19. 19. Strategy continuity and prior decisions Continuity is likely to be a feature of strategy because of:  Emergent strategy as managed continuity – each strategic move is informed by the rationale of the previous move.  Path-dependent strategy development – strategic decisions can be a result of historical pre-conditions.  Organisation culture and strategy development – strategy is the outcome of the taken-for- granted assumptions, routines and behaviours in organisations.BUSM 3200- Strategic Management (Jan 2013) GDS 9(B)-19
  20. 20. Strategic direction from prior decisions Figure 12.3 Strategic direction from prior decisionsBUSM 3200- Strategic Management (Jan 2013) GDS 9(B)-20
  21. 21. Strategy and organisational systems Strategy development as the outcome of managers making sense of and dealing with strategic issues by applying established ways of doing things. Strategy development is influenced by the systems and routines with which managers are familiar in their particular context. Two useful explanations of how this occurs:  The resource allocation process (RAP).  The attention-based view (ABV).BUSM 3200- Strategic Management (Jan 2013) GDS 9(B)-21
  22. 22. Strategy development as the product of structures, systems and routines Figure 12.4 Strategy development as the product of structures, systems and routinesBUSM 3200- Strategic Management (Jan 2013) GDS 9(B)-22
  23. 23. Challenges for managing strategy development Multiple strategy development processes – most organisations will develop strategy involving several approaches. There is no one right way to develop strategy but the context can be important. Organisational ambidexterity – exploiting existing capabilities while exploring new capabilities.BUSM 3200- Strategic Management (Jan 2013) GDS 9(B)-23
  24. 24. Perceptions of strategy development Perceptions of strategy development – strategy will be seen differently by different people:  Senior executives see strategy in terms of intended, rational, analytic planned processes, whereas middle managers see strategy as the result of cultural and political processes.  Managers in public-sector organisations see strategy as externally imposed because their organisations are answerable to government bodies.  People who work in family businesses see more evidence of the influence of powerful individuals, who may be the owners of the businesses.BUSM 3200- Strategic Management (Jan 2013) GDS 9(B)-24
  25. 25. Strategy development and organisational context Strategy development processes will differ according to context:  Organisational characteristics differ – in size, technology and diversity.  The nature of the environment differs – it may be stable or dynamic; simple or complex.  Life cycle effects – development processes will evolve and change over the life cycle.BUSM 3200- Strategic Management (Jan 2013) GDS 9(B)-25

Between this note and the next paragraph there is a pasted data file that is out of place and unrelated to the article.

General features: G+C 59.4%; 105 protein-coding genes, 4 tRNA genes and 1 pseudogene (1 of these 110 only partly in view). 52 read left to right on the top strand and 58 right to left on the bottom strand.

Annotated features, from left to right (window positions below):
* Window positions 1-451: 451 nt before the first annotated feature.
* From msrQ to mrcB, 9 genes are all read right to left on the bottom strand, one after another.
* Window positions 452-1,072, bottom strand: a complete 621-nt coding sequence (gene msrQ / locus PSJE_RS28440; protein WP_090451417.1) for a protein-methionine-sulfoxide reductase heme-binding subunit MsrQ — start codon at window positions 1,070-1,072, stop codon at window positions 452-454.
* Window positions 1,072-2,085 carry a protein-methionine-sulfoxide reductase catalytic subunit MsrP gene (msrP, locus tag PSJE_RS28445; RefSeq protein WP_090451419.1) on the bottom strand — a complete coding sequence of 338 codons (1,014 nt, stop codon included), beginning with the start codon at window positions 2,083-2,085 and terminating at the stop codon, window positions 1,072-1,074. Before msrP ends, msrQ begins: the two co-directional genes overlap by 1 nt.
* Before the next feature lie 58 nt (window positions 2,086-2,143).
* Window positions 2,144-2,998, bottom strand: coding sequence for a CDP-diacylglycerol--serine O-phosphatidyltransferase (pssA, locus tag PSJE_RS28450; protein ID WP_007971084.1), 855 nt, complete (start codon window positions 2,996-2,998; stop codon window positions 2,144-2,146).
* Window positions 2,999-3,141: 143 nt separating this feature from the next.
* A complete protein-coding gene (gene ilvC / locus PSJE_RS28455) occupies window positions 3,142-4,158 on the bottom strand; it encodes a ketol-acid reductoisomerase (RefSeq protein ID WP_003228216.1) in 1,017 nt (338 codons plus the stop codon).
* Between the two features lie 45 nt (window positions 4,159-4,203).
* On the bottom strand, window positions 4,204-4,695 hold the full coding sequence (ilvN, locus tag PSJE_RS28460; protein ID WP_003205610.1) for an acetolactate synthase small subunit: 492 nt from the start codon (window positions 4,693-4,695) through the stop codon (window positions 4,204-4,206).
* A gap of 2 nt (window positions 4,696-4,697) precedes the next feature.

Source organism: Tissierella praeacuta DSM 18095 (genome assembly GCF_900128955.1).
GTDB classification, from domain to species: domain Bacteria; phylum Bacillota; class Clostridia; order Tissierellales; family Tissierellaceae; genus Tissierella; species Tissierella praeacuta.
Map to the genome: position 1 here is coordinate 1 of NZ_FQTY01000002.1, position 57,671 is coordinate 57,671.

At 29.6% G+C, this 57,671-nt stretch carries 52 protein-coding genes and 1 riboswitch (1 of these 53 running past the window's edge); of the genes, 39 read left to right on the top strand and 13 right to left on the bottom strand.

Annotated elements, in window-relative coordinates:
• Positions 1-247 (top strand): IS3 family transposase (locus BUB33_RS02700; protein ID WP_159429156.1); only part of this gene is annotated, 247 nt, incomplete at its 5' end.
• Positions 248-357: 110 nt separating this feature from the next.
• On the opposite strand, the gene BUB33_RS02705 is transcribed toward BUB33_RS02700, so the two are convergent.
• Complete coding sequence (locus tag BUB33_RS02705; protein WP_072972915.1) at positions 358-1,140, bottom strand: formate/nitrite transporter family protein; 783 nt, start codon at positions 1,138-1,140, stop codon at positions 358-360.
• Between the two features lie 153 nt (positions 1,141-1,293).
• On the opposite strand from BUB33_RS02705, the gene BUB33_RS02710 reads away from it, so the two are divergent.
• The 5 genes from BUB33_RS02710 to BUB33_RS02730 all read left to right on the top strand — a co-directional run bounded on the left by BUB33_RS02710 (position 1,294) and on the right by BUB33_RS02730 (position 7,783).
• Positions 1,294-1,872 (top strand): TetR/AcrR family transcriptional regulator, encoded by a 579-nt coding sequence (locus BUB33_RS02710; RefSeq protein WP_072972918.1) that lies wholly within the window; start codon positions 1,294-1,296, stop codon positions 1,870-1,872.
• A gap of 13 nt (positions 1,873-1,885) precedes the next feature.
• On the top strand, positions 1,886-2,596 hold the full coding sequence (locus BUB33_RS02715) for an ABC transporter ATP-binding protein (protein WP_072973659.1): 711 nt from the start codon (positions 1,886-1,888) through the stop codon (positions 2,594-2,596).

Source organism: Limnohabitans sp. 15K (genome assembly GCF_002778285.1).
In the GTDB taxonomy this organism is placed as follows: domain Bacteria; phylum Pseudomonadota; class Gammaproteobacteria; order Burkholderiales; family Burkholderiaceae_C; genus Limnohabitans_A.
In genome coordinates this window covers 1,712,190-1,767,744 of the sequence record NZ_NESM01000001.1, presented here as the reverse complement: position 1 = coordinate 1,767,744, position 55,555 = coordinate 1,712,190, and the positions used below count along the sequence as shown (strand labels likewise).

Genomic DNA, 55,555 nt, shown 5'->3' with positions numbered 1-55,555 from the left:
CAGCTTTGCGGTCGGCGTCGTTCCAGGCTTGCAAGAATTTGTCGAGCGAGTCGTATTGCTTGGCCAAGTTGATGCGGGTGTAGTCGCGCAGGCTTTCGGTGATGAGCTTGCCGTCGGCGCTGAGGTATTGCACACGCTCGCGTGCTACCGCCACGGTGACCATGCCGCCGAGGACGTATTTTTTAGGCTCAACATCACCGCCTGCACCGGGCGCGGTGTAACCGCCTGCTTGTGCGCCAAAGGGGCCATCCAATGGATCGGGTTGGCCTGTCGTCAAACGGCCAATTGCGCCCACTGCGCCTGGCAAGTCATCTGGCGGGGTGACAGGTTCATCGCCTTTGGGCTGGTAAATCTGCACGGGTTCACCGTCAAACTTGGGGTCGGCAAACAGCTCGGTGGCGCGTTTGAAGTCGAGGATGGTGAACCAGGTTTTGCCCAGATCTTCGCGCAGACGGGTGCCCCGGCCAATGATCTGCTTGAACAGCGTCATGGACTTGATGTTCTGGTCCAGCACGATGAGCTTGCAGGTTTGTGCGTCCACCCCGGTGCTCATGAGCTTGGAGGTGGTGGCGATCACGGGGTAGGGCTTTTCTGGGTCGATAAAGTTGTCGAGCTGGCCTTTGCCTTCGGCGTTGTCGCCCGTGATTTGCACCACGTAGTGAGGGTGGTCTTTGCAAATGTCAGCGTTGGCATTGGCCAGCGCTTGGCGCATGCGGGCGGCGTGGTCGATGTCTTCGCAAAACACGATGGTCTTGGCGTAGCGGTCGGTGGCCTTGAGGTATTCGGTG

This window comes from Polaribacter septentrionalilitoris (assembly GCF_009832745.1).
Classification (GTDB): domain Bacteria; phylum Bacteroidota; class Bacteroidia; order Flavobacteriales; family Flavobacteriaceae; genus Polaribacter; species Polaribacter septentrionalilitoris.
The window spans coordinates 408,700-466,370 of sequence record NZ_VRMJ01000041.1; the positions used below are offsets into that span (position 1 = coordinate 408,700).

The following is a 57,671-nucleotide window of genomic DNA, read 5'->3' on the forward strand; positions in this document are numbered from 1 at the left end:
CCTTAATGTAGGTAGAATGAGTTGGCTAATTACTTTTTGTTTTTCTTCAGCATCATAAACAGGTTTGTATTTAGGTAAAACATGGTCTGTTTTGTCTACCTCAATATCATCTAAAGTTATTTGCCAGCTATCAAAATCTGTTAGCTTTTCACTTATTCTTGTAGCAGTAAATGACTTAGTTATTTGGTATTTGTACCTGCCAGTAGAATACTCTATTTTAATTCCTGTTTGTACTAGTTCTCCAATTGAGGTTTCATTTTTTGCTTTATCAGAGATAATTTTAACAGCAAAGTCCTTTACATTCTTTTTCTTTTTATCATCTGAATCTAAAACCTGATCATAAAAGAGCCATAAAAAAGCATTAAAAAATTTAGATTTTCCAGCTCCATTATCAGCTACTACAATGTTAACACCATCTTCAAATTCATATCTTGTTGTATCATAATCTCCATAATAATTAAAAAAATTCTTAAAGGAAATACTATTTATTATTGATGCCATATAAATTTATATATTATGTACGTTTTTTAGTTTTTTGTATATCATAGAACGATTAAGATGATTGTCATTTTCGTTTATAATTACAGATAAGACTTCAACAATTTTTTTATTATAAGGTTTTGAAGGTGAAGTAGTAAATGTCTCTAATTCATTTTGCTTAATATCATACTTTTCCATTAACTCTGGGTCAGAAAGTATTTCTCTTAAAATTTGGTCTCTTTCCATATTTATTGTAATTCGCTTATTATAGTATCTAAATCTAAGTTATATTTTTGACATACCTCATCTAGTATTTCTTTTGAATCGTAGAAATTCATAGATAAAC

26. 26. Strategy development contexts Figure 12.5 Strategy development contextsBUSM 3200- Strategic Management (Jan 2013) GDS 9(B)-26
  27. 27. Strategy development routes Figure 12.6 Strategy development routesBUSM 3200- Strategic Management (Jan 2013) GDS 9(B)-27
  28. 28. Managing intended and emergent strategy There are four important implications:  Awareness – is the intended strategy actually being realised?  The role of strategic planning – needs to be clear (and it may be more about co-ordinating emergent strategies).  Managing emergent strategy – even established routines and cultural norms can be managed.  The challenge of strategic drift – recognising that strategy can come adrift and making the required changes in culture and the paradigm.BUSM 3200- Strategic Management (Jan 2013) GDS 9(B)-28
  29. 29. Summary: intended strategy  It is important to distinguish between intended strategy – the desired strategic direction deliberately planned by managers – and emergent strategy which may develop in a less deliberate way from the behaviours and activities inherent within an organisation.  Most often the process of strategy development is described in terms of intended strategy as a result of planning systems carried out objectively and dispassionately. There are benefits and disbenefits of formal strategic planning systems. However, there is evidence to show that such formal systems are not an adequate explanation of strategy development as it occurs in practice.  Intended strategy may also come about on the basis of central command, the vision of strategic leaders or the imposition of strategies by external stakeholders.BUSM 3200- Strategic Management (Jan 2013) GDS 9(B)-29
  30. 30. Summary: emergent strategy  Strategies may emerge from within organisations. This may be explained in terms of:  How organisations may proactively try to cope through processes of logical incrementalism and organisational learning.  The outcome of the bargaining associated with political activity resulting in a negotiated strategy.  Strategy development on the basis of prior decisions, path dependency and the taken-for-granted elements of organisational culture that favour certain strategies.  Strategies developing because organisational systems favour some strategy projects over others.BUSM 3200- Strategic Management (Jan 2013) GDS 9(B)-30
  31. 31. Summary: management challenges • In managing strategy development processes, managers face challenges including:  Multiple processes of strategy development are likely to be needed if organisations are to achieve both the benefits of the exploitation of existing capabilities and the exploration for new ideas and capabilities (organisational ambidexterity).  Recognising that different processes of strategy development may be needed at different times and in different contexts.  Managing the processes that give rise to emergent strategy.BUSM 3200- Strategic Management (Jan 2013) GDS 9(B)-31
  32. 32. Sample essay question What is continuum of emergent strategy development process? Discuss which of these approaches might be most appropriate for (the case study) of Air Asia to gain sustainable competitive advantage. Note : during this semester, students were expected to read up on the Air Asia Case StudyBUSM 3200- Strategic Management (Jan 2013) GDS 8-32